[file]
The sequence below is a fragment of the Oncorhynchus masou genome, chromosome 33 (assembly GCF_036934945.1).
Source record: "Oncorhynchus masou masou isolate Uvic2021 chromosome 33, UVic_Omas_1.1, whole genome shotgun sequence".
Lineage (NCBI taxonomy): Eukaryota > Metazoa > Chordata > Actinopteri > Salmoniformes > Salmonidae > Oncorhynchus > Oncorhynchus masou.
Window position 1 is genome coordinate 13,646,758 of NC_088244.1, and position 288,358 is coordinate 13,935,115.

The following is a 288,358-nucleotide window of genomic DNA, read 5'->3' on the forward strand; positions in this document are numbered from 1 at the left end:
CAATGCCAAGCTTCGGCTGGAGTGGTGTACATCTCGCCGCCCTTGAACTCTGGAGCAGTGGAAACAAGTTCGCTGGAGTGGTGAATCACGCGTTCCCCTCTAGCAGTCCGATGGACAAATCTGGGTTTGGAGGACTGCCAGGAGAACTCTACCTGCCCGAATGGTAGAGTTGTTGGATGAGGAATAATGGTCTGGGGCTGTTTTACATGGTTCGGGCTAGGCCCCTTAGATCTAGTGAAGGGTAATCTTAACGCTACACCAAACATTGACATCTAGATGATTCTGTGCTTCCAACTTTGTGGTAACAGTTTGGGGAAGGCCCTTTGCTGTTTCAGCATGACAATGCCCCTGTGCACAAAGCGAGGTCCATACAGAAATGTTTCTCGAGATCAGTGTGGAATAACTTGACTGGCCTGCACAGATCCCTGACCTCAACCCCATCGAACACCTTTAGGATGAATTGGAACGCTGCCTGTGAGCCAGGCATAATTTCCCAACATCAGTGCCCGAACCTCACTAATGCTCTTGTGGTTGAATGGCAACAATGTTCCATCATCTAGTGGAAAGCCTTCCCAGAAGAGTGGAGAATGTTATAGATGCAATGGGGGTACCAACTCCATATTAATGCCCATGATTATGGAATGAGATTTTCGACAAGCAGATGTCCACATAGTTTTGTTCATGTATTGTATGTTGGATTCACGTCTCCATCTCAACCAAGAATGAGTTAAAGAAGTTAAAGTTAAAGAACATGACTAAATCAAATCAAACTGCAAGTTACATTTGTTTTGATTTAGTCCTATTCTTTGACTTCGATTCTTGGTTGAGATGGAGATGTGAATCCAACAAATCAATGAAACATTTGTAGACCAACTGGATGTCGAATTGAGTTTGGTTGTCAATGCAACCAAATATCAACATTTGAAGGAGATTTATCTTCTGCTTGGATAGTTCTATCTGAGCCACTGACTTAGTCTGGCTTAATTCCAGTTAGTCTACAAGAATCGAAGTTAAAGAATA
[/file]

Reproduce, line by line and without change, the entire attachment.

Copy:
The sequence below is a fragment of the Oncorhynchus masou genome, chromosome 33 (assembly GCF_036934945.1).
Source record: "Oncorhynchus masou masou isolate Uvic2021 chromosome 33, UVic_Omas_1.1, whole genome shotgun sequence".
Lineage (NCBI taxonomy): Eukaryota > Metazoa > Chordata > Actinopteri > Salmoniformes > Salmonidae > Oncorhynchus > Oncorhynchus masou.
Window position 1 is genome coordinate 13,646,758 of NC_088244.1, and position 288,358 is coordinate 13,935,115.

The following is a 288,358-nucleotide window of genomic DNA, read 5'->3' on the forward strand; positions in this document are numbered from 1 at the left end:
CAATGCCAAGCTTCGGCTGGAGTGGTGTACATCTCGCCGCCCTTGAACTCTGGAGCAGTGGAAACAAGTTCGCTGGAGTGGTGAATCACGCGTTCCCCTCTAGCAGTCCGATGGACAAATCTGGGTTTGGAGGACTGCCAGGAGAACTCTACCTGCCCGAATGGTAGAGTTGTTGGATGAGGAATAATGGTCTGGGGCTGTTTTACATGGTTCGGGCTAGGCCCCTTAGATCTAGTGAAGGGTAATCTTAACGCTACACCAAACATTGACATCTAGATGATTCTGTGCTTCCAACTTTGTGGTAACAGTTTGGGGAAGGCCCTTTGCTGTTTCAGCATGACAATGCCCCTGTGCACAAAGCGAGGTCCATACAGAAATGTTTCTCGAGATCAGTGTGGAATAACTTGACTGGCCTGCACAGATCCCTGACCTCAACCCCATCGAACACCTTTAGGATGAATTGGAACGCTGCCTGTGAGCCAGGCATAATTTCCCAACATCAGTGCCCGAACCTCACTAATGCTCTTGTGGTTGAATGGCAACAATGTTCCATCATCTAGTGGAAAGCCTTCCCAGAAGAGTGGAGAATGTTATAGATGCAATGGGGGTACCAACTCCATATTAATGCCCATGATTATGGAATGAGATTTTCGACAAGCAGATGTCCACATAGTTTTGTTCATGTATTGTATGTTGGATTCACGTCTCCATCTCAACCAAGAATGAGTTAAAGAAGTTAAAGTTAAAGAACATGACTAAATCAAATCAAACTGCAAGTTACATTTGTTTTGATTTAGTCCTATTCTTTGACTTCGATTCTTGGTTGAGATGGAGATGTGAATCCAACAAATCAATGAAACATTTGTAGACCAACTGGATGTCGAATTGAGTTTGGTTGTCAATGCAACCAAATATCAACATTTGAAGGAGATTTATCTTCTGCTTGGATAGTTCTATCTGAGCCACTGACTTAGTCTGGCTTAATTCCAGTTAGTCTACAAGAATCGAAGTTAAAGAATA